On Jan. 24, 2020, a bill designed to allow the creation of an investigative body to look into elder abuse deaths began its fourth attempt at passage according to the Cherokee Tribune & Ledger News. The Florida fatality team bill, proposed by Senate Minority Leader Audrey Gibson, has failed to pass three times in the past three years but proponents are encouraged that his attempt will finally bring success.
The Florida fatality team bill, formally known as SB 400, would authorize, each of Florida’s 20 states attorneys to create an elder abuse fatality review team in each of their respective judicial circuits. This team would be composed of volunteer members from law enforcement agencies, medical examiners offices, area agencies for aging, the Florida Long-Term Care Ombudsman Program, and the Florida Agency for Health Care Administration (AHCA). The Florida fatality team bill also allows for other organizations and advocates to volunteer on an approval basis. Additionally, the Florida fatality team bill does not require this action to be undertaken but does give the state’s attorneys the option to use these teams in their investigations.
Under the Florida fatality team bill, the volunteer corp would be tasked with examining “events leading up to the fatal incident” including any available community resources that were unused, actions taken by organizations or individuals, or law and policy that may have contributed to the resident’s death. The ultimate goal of the Florida fatality team bill would be to identify shortcomings in nursing home services and make policy proposals and recommendations to prevent events from repeating themselves.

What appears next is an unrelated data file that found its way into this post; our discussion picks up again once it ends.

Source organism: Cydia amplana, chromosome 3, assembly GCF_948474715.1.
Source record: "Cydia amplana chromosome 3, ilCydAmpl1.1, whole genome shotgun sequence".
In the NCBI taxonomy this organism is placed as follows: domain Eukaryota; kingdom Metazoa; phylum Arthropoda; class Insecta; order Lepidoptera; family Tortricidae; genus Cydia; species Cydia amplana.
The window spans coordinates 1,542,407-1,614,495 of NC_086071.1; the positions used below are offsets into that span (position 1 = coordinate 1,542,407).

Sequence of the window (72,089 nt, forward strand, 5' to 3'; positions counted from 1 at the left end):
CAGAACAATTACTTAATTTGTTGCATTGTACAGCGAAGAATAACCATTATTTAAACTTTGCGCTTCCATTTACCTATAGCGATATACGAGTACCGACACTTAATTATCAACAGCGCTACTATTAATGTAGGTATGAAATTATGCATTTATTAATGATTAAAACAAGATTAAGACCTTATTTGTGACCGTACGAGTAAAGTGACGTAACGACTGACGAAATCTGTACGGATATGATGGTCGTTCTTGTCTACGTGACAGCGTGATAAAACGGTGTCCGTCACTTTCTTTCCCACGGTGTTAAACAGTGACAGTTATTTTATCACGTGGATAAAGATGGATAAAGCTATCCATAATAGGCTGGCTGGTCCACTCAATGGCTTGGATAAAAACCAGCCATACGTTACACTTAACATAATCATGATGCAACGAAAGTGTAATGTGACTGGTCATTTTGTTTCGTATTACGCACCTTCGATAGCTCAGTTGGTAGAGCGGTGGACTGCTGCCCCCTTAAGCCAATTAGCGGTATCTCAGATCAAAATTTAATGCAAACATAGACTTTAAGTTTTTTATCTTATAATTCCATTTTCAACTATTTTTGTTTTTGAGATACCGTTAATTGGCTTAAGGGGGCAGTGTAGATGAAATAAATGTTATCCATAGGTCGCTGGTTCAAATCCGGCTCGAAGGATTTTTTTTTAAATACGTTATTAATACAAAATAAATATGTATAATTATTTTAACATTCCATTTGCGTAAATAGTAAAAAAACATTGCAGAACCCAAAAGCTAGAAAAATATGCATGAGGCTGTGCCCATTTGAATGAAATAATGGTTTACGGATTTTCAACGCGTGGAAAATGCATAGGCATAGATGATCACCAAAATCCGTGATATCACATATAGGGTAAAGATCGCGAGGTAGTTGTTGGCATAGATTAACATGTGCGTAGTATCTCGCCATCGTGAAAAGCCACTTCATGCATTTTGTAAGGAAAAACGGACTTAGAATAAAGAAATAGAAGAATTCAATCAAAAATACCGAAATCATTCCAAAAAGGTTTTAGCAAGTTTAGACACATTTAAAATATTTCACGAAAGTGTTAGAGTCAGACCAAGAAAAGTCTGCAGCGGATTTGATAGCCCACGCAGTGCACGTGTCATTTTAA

The process of the Florida fatality team bill began in 2017, after Senator Gibson, like many other Floridians, read the USA TODAY investigation into 54 Florida nursing home deaths in the previous four years which featured neglect, abuse and, mistreatment as factors for death according to investigators. With almost 32% of Florida’s 21 million citizens at least 60 years old, it has become increasingly important to investigate and punish instances of neglect and abuse among elderly residents.
One prominent criticism of previous attempts to pass the Florida fatality team bill is the limiting stipulation that the volunteer teams would only review fatal incidents in which state attorneys have closed the case and identified elder abuse or neglect as a cause or contributor to the death. One positive aspect of the bill, however, is that due to its volunteer nature, Florida Senate analysis of the bill declared that it wouldn’t create any new costs and the only expenses expected would be administrative costs that would be absorbed by the existing organizations.
For more information about how to pursue a wrongful death claim for a nursing home resident, visit the National Association of Nursing Home Attorneys’ Wrongful Death Page.